The French 2014 budget will be presented in full today with the government seeking to reassure voters with a plan that makes the bulk of savings through curbs in spending, having relied more heavily on tax increases so far.
The government has already said it expects 2014 growth to come in at a modest 0.9 percent, cutting its previous 1.2 percent prediction, and that after a 2013 which is likely to boast hardly any growth at all.
As a result, the budget deficit is expected to push up to a revised 3.6 percent of GDP from 2.9 next year. That puts Paris in line with IMF and European Commission forecasts but what Brussels thinks about the plan as a whole is another matter.
About 18 billion euros of savings for 2014 will be detailed with the bulk – about 15 billion – coming from spending cuts. Economists are already saying the new target to bring the deficit below 3 percent in 2015 could be difficult considering France’s decades-old struggles with cutting public spending.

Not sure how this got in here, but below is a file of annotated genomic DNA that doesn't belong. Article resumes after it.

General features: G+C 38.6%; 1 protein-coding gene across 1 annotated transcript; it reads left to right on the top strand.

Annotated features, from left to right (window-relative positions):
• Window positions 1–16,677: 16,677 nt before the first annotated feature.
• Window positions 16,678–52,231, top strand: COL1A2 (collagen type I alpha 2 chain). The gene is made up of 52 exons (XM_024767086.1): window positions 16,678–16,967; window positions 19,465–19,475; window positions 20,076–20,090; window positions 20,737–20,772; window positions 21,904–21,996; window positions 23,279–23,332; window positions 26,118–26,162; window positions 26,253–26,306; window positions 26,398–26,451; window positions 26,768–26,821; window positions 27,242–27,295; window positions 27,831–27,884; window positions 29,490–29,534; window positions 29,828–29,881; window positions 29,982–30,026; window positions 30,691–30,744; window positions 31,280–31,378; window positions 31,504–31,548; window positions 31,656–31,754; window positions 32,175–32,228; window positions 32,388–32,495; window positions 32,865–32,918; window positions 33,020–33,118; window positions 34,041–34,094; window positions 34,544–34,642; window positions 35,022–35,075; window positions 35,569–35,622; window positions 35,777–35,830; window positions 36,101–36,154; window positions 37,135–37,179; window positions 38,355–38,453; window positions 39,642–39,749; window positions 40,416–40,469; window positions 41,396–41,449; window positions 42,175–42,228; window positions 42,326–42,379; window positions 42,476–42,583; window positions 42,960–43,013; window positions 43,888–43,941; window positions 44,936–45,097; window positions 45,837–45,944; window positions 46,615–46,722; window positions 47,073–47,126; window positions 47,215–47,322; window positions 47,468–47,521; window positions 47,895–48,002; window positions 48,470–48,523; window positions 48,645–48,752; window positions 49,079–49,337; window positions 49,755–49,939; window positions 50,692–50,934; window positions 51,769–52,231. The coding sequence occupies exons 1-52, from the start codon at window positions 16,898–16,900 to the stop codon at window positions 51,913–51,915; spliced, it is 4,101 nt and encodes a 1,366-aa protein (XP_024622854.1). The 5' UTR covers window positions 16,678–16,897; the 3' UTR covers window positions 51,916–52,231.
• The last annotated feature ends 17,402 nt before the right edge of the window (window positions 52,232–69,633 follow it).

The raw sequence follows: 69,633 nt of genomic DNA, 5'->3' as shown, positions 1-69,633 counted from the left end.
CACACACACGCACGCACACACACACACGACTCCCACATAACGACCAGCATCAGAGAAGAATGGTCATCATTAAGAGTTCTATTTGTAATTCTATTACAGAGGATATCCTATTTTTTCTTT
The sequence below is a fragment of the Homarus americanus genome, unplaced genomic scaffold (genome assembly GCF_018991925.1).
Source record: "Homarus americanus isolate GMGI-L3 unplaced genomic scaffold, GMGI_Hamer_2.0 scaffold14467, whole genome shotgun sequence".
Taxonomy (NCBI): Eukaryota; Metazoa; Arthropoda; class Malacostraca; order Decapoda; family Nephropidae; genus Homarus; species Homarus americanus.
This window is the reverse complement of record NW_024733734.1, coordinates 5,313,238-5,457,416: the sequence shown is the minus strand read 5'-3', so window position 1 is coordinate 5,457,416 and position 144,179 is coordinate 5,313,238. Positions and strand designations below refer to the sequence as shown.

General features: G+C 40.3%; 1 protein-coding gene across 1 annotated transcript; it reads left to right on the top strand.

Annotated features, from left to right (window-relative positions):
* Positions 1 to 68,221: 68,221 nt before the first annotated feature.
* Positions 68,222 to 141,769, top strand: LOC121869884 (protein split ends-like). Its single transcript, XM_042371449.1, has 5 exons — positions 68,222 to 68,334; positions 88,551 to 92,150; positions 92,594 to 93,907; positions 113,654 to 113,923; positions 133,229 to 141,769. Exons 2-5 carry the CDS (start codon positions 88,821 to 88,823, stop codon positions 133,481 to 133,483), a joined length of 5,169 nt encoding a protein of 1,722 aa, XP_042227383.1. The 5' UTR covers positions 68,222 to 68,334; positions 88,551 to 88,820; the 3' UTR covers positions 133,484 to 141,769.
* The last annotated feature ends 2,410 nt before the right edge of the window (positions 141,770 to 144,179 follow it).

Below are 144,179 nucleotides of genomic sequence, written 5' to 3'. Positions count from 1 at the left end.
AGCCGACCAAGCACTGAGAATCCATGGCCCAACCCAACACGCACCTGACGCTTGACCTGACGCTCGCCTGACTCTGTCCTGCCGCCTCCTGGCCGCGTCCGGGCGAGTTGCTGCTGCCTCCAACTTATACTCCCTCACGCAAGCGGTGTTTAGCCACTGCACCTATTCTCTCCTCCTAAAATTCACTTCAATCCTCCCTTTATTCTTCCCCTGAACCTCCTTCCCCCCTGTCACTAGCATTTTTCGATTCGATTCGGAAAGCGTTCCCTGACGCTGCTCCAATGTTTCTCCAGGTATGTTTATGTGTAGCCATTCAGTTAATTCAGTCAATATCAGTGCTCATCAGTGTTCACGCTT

Furthermore, EU officials are quietly expressing disappointment at the modest nature of French pension reforms, and it now seems the reforms will put a further burden on the public purse in the long run. The aim was to wipe out a pension deficit expected to reach 20.7 billion euros by 2020 if nothing is done, but government documents sent to lawmakers indicate the deficit for public-sector workers’ pensions would fall by only 800 million euros under Francois Hollande’s plan.